Sakura Rail is open to worshipers free of charge, and it is available from 07:00 to 16:30. This monorail has only two seats; you should be patient if you want to use this monorail with a large number of people.

Tsuijibei Wall

When you climb the stairs on the approach to Matsuchiyama Shōden Temple, a part of the Tsuiiji wall remains on the right side. The Tsukiji wall is a sturdy wall made of alternating mud and roof tiles. Since the Azuchi-Momoyama period, this style of walls were widely used in samurai residences and temples to prevent the invasion of enemies.

There are few places in Tōkyō where you can see the Tsuijibei wall nowadays. Except for Matsuchiyama Shōden Temple, the Tsuijibei wall remains at Hōdoji Temple (報土寺) in Akasaka, Minato Ward and Kanonji Temple (観音寺) in Yanaka, Taito Ward.

Hiroshige Utagawa (歌川広重) drew the Tsuijibei wall of Matsuchiyama Shōden Temple in his Ukiyo-e. It is a tangible folk cultural property that retains the remnants of the Edo period.

Japanese Garden

There is also a Japanese garden that you can enjoy all year round in the precincts of Matsuchiyama Shōden Temple. Here, you can enjoy various plants such as hydrangea, weeping cherry, camellia, and maple. You also can enjoy large Nishikigois swimming elegantly in the pond in the garden. In addition to that, Jizo Bodhisattva, the guardian of the precincts and the family’s safety, is enshrined.

This Japanese garden is open to worshipers free of charge between 09:00 and 16:00.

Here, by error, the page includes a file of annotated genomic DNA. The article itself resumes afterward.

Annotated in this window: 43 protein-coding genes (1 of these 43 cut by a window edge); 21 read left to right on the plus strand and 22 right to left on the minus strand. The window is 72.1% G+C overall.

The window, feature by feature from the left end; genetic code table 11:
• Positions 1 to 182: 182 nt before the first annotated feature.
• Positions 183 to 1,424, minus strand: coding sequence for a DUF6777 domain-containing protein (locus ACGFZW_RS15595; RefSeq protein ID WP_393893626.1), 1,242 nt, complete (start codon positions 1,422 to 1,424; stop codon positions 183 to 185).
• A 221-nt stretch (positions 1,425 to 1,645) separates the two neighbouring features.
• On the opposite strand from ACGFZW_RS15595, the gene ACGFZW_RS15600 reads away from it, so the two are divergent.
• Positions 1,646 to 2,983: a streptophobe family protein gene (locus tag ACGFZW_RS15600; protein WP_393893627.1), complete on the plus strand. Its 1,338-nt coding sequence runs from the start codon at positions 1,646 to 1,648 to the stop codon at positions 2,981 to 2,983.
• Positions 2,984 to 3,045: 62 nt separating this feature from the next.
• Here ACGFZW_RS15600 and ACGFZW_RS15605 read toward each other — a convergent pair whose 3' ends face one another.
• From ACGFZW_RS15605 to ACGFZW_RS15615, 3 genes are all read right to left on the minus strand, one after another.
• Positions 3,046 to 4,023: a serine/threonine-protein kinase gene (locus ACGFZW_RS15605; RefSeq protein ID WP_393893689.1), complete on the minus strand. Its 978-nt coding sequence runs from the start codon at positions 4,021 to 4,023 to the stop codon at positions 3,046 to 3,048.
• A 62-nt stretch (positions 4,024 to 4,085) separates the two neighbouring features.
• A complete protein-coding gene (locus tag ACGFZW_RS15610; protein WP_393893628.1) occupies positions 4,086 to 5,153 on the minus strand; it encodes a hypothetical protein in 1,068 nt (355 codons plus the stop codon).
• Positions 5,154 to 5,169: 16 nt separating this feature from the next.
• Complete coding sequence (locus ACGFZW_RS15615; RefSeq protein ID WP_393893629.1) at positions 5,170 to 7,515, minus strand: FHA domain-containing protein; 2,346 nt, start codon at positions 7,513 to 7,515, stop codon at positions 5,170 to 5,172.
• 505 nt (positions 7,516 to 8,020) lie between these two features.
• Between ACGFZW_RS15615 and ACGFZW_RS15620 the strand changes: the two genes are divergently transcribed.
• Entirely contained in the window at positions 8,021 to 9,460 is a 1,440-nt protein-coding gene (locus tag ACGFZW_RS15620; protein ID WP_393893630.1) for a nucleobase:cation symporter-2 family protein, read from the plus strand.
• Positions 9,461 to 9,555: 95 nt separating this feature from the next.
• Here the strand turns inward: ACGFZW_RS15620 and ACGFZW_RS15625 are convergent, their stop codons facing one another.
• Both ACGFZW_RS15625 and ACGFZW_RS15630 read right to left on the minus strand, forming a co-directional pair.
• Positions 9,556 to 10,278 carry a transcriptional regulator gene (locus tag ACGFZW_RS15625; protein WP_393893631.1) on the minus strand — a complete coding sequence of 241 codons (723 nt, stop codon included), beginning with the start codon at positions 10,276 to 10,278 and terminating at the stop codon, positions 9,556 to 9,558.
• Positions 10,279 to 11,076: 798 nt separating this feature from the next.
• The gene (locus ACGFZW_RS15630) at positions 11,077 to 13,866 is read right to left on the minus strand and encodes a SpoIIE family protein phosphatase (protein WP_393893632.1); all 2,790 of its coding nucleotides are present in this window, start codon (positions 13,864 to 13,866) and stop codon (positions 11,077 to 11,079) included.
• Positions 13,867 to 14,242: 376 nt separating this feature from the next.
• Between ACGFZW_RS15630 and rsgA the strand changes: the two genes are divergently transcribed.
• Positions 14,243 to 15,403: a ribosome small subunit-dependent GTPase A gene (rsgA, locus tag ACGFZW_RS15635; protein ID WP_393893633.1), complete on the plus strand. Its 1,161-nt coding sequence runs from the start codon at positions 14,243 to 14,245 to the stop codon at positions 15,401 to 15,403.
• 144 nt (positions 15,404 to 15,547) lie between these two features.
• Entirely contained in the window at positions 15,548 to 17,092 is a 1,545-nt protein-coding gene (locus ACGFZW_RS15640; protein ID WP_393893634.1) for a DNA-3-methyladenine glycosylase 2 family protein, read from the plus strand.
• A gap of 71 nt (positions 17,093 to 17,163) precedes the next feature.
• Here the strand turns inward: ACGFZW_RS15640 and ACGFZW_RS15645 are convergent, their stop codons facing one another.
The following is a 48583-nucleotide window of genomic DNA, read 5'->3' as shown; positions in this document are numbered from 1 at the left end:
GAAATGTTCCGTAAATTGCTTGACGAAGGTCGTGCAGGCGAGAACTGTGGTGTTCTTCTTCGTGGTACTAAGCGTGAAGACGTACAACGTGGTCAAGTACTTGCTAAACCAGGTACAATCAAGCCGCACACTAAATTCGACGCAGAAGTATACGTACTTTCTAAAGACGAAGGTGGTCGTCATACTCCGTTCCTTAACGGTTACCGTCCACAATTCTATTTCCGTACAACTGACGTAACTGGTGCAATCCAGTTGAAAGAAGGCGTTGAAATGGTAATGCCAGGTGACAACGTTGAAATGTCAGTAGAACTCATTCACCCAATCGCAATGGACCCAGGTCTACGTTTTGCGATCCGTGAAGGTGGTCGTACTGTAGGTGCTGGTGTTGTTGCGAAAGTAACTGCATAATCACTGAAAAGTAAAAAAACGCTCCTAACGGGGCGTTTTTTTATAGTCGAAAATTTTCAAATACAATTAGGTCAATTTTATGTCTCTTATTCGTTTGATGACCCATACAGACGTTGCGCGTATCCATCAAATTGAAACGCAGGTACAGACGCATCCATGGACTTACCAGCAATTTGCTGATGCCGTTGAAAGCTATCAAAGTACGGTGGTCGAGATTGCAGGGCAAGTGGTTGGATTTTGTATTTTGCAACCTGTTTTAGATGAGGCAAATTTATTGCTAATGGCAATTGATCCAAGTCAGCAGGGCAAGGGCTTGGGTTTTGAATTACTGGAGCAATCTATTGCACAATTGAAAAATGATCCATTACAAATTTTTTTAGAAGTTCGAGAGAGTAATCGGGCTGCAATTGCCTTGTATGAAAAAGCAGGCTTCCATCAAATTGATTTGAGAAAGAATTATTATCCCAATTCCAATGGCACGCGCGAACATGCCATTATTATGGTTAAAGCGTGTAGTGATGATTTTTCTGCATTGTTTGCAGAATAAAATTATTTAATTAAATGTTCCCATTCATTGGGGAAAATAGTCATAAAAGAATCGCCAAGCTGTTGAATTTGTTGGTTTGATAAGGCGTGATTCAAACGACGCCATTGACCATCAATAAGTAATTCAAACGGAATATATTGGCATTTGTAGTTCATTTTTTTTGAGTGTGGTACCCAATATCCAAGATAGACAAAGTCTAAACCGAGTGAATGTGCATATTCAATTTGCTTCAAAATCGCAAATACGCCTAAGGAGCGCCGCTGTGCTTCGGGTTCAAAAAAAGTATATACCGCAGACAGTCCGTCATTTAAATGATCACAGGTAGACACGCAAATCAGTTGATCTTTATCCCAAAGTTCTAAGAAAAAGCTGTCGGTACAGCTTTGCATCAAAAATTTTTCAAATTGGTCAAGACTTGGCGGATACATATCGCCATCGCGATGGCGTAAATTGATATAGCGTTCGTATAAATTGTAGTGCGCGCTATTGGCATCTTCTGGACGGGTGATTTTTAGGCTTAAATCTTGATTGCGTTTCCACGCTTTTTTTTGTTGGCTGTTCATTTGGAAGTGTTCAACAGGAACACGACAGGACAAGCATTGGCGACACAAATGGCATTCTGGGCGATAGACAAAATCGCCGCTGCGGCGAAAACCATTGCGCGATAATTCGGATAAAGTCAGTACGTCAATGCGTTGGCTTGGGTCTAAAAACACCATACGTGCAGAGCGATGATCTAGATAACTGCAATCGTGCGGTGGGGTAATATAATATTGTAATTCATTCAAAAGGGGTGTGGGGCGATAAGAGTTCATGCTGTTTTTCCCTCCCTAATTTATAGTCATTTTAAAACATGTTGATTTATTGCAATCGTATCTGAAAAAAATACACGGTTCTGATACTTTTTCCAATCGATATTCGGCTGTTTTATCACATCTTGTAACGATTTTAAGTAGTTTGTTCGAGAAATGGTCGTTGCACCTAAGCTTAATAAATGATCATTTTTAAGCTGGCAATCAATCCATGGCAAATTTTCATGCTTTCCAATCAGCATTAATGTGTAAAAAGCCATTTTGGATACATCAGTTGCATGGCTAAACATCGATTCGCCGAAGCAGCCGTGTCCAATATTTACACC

The Seven Lucky Gods of Asakusa (Bishamonten)

Matsuchiyama Shoden Temple enshrines Bishamonten of the seven lucky gods, a Shinto god of war. Therefore, you can expect economic fortune, good fortune, prosperous business, success of competition, and other benefits by worshipping her.

Bishamonten at Matsuchiyama Shoden Temple is one of the Seven Lucky Gods of Asakusa. The Seven Lucky Gods of Asakusa refer to the seven lucky gods enshrined at nine Shinto shrines and Buddhist temples in Taito Ward and Arakawa Ward of Tokyo. Therefore, making a pilgrimage to these nine sites is one good example of enjoying the Asakusa area.

For more information about the Seven Lucky Gods of Asakusa, please refer to the following article:

Other Useful Information

Opening Hours

  • From 09:00 to 16:00


  • 03-3874-2030


  • Asakusa 7-4-1, Taito-Ku, Tokyo, 111-0032

Google Map

Public Transport (Train)

  • 10 minutes on foot from Asakusa Station on the Tokyo Metro Ginza Line
  • 10 minutes on foot from Asakusa Station on the Toei Subway Asakusa Line
  • 10 minutes on foot from Asakusa Station on the Tobu Isesaki Line

Public Restroom Availability

Yes. There is one next to the monorail stop in the parking area of the temple.


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This time, we introduced Matsuchiyama Shōden Temple along the Sumida River in Asakusa. You may be surprised that there is a mountain in the Asakusa district, and there is a temple on top of it.

This temple has many must-see highlights, such as Daikon radishes and drawstring bags, Yokuyu-Kito, the Tsuijibei wall, and the Japanese garden.

When you visit the Asakusa district, be sure to visit Matsuchiyama Shōden Temple. You will feel the silence and solemnity that you wouldn’t expect from a temple in one of Japan’s leading tourist destinations.